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D. The fourth apostasy 6:1-10:5
The writer of Judges structured this book so the story of Gideon would be its focal center. Robert Chisholm Jr. argued that the events described in Judges 6:1 to Judges 16:31 were chronologically parallel to those in Judges 3:7 to Judges 5:31, thus harmonizing the events in Judges with 1 Kings 6:1. [Note: Robert B. Chisholm Jr., "The Chronology of the Book of Judges," Journal of the Evangelical Theological Society 52:2 (June 2009):247-55.]
"Within the main body of the book, seven major narrative blocks can be noted. Moreover, there are certain parallel features between these narratives so that the entire book reflects a carefully worked symmetrical pattern. Furthermore this pattern has as its focal point the Gideon narrative in Judges 6:1 to Judges 8:32.
"A Introduction, Part I (Judges 1:1 to Judges 2:5)
B Introduction, Part II (Judges 2:6 to Judges 3:6)
C Othniel Narrative (Judges 3:7-11)
D Ehud Narrative (Judges 3:12-31)
E Deborah-Barak Narrative (Judges 4:1 to Judges 5:31)
F Gideon Narrative (Judges 6:1 to Judges 8:32)
E’ Abimelech Narrative (Judges 8:33 to Judges 10:5)
D’ Jephthah Narrative (Judges 10:6 to Judges 12:15)
C’ Samson Narrative (Judges 13:1 to Judges 16:31)
B’ Epilogue, Part I (Judges 17:1 to Judges 18:31)
A’ Epilogue, Part II (Judges 19:1 to Judges 21:25)
"This arrangement suggests that the Gideon narrative has a unique contribution to make to the theological development of the book. As the nation went from one cycle of discipline to the next, there was a continual deterioration. Also there was a shift in the ’quality’ of the judges themselves as the book advances. The Gideon narrative seems to mark a notable turning point." [Note: Tanner, p. 150. See also D. W. Gooding, "The Composition of the Book of Judges," Eretz Israel 16 (1982):70-79; and Barry G. Webb, The Book of Judges: An Integrated Reading, JSOT Supplement Series 46 (Sheffield: JSOT Press, 1987).]
Tola’s judgeship 10:1-2
Tola (meaning "worm" in Hebrew) "arose to save Israel" from the tribe of Issachar sometime after Abimelech died. One of the patriarch Issachar’s sons was also named Tola (Genesis 46:13; Numbers 26:23; 1 Chronicles 7:1-2). The writer did not record how the judge Tola rose to power or exactly when. Specifically, no mention of Yahweh raising him up appears, as was true also of Abimelech. Nevertheless this brief notation of his contribution to Israel’s national life pictures him as a worthy individual who enjoyed an orderly and stable tenure. He judged Israel 23 years.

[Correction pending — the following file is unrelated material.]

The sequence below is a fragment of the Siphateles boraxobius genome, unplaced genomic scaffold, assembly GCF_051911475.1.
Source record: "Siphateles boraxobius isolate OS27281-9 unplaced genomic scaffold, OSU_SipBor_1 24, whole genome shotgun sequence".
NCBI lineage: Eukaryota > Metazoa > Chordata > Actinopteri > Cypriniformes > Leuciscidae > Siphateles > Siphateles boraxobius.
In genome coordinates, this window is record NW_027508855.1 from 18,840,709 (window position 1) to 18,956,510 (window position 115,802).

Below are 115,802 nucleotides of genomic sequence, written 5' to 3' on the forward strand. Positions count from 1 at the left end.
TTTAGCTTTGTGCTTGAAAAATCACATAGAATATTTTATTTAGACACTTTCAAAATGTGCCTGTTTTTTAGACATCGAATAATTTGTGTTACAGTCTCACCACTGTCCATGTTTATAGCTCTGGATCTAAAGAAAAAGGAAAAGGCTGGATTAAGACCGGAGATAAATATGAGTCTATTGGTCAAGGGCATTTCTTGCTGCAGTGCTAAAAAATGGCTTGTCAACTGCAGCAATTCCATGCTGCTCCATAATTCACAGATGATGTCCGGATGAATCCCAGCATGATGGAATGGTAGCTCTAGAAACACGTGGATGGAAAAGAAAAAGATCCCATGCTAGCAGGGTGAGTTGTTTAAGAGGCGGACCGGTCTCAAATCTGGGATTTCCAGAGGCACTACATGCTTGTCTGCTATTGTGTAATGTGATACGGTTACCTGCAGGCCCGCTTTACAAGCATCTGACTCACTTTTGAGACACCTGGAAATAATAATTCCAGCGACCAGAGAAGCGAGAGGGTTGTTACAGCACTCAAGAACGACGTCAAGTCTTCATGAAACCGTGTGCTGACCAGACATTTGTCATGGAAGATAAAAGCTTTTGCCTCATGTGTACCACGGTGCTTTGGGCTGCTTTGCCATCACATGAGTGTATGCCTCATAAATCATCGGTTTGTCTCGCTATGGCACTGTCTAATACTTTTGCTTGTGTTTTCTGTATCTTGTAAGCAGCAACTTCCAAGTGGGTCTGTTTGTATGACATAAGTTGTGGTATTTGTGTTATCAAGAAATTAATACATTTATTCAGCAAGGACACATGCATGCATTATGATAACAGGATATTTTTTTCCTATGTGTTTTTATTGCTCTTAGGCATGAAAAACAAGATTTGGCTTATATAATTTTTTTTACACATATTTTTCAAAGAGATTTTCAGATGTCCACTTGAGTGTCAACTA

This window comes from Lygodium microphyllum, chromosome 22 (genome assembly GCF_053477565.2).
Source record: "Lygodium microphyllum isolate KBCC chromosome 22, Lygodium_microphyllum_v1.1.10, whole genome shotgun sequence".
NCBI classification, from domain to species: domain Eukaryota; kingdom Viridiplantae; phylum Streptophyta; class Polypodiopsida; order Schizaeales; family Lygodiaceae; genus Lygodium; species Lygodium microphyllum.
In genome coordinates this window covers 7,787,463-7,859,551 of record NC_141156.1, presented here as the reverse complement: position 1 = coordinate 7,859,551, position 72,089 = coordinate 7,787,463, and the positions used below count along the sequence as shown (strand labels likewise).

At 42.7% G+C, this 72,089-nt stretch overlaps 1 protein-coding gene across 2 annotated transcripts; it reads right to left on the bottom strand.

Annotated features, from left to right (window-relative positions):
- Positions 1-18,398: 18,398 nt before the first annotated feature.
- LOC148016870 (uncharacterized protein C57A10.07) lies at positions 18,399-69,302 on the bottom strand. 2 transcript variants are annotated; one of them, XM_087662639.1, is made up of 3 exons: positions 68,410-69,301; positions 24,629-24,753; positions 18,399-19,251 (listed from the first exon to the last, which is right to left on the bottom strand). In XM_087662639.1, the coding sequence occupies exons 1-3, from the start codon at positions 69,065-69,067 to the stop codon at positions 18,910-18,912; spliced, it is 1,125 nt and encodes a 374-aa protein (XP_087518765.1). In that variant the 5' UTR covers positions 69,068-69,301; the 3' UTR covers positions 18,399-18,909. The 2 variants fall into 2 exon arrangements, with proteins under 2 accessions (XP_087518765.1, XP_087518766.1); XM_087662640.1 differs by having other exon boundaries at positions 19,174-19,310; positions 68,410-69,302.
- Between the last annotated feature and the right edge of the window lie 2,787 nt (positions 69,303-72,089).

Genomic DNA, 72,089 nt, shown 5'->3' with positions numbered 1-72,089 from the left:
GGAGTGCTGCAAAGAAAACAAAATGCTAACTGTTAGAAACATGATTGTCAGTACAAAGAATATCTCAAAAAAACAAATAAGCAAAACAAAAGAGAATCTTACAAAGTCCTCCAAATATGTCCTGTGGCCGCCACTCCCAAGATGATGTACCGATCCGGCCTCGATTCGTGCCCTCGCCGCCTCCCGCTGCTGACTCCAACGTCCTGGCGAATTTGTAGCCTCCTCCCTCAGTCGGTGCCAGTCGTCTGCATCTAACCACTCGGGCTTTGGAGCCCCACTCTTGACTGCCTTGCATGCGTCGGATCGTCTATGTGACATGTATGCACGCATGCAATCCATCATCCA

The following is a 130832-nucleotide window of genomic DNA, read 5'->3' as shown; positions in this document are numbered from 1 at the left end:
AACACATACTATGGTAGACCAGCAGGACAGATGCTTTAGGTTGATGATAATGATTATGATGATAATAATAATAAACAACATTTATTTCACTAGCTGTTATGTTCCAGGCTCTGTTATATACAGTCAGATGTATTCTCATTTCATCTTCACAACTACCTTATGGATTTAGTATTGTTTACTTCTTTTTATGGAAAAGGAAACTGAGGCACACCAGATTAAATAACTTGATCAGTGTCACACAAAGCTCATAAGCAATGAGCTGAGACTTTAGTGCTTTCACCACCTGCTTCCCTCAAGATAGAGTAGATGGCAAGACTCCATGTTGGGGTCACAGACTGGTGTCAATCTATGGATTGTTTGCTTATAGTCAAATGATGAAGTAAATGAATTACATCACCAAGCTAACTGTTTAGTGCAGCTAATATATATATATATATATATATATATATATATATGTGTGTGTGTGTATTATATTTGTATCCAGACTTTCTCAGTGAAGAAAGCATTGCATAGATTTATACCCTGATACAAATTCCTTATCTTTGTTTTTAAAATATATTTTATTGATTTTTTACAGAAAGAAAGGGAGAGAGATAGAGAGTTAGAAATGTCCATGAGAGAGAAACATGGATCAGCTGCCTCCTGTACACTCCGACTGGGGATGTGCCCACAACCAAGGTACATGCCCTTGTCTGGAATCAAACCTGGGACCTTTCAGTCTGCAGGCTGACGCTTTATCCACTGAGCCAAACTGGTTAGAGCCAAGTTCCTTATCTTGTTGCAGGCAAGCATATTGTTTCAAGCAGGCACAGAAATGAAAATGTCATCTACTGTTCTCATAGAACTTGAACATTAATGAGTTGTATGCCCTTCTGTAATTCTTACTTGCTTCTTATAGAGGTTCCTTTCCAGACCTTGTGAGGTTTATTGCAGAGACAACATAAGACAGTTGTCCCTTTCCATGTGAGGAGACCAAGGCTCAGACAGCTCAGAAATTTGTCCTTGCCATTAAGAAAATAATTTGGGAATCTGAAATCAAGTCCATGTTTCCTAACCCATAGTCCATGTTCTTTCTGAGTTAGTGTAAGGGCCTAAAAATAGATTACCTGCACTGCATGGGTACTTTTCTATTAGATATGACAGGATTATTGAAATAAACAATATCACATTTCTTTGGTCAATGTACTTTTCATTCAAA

4. The judgeships of Tola and Jair 10:1-5
No great military feats marked the judgeships of these two men. Their ministries appear to have consisted primarily in administering civil duties.
"The passages on the ’minor judges’ do not conform to the editorial plan of the stories of the ’great judges’, or to that of Jg. as a whole. Hence it would seem that they have been included, perhaps selectively, simply to supplement the number of the judges to the conventional number of twelve, thus possibly to make the judges as representative of all Israel." [Note: J. Gray, p. 310.]
Jair’s judgeship 10:3-5
The only unusual feature of Jair’s life, other than that he came from Transjordan, was that he maintained a network of 30 cities over which his 30 sons ruled in Gilead. His name means "may [God] enlighten." An ancestor named Jair appears to have settled the same area shortly after the Israelites defeated Sihon and Og (Numbers 32:41). The fact that his sons each rode on a donkey marked them as having distinguished rank in times when the Israelites had no horses. [Note: Keil and Delitzsch, p. 372.] Only the wealthy and prominent in Israel rode on donkeys at this time.
"The ass was highly esteemed as a riding beast and many times carried with it special recognition (Judges 1:14; 1 Samuel 25:20)." [Note: Davis and Whitcomb, pp. 119-20.]
The fact that Jair fathered 30 sons suggests that he practiced polygamy (cf. Gideon, Judges 8:30). Jair judged Israel for 22 years. Kamon stood about 12 miles southeast of the Sea of Chinnereth (Galilee).
We see in this brief record of Jair’s life continuing tendencies in Israel toward the lifestyle of the surrounding pagan nations and away from fidelity to Yahweh and His Law.
The ministries of these two minor judges teach two lessons, one negative and the other positive. Negatively, they did not change any of the previous problems in Israel but seem to have maintained the status quo. [Note: Tammi J. Schneiders, Judges, p. 158.] Positively, they indicate God’s gracious blessing of His apostate people in spite of themselves.
"Elsewhere in the Old Testament, children are gifts from God; they indicate God’s blessing. So amid the increasing chaotic and violent stories that indicate the Israelites are abandoning God, the two lists of minor judges suggest that God is not abandoning the Israelites (see Judges 2:1, where God says, ’I will never break my covenant with you.’)." [Note: McCann, p. 77.]
1. Renewed oppression 10:6-7
The Israelites’ return to apostasy brought discipline from two different directions at the same time. In the east the Ammonites oppressed Israel, while in the west God raised up the Philistines.
"The acuter [sic] pressure at this stage came from the Ammonites who were crueller [sic] in nature and more predatory in their methods than the Philistines (cf. 1 Samuel 11:1-2)." [Note: Cundall and Morris, pp. 138-39.]
These verses really introduce the judgeships of Jephthah, Ibzan, Elon, Abdon, and Samson (Judges 10:8 to Judges 16:31). Another possibility is that since the introductory formula in these verses is not strictly a sequence indicator, the judgeship of Jephthah may have overlapped Gideon’s somewhat.
". . . it is possible that Ammon took advantage of the terror brought on by the Midianite raids of Gideon’s day to do some raiding of their own." [Note: Washburn, p. 422.]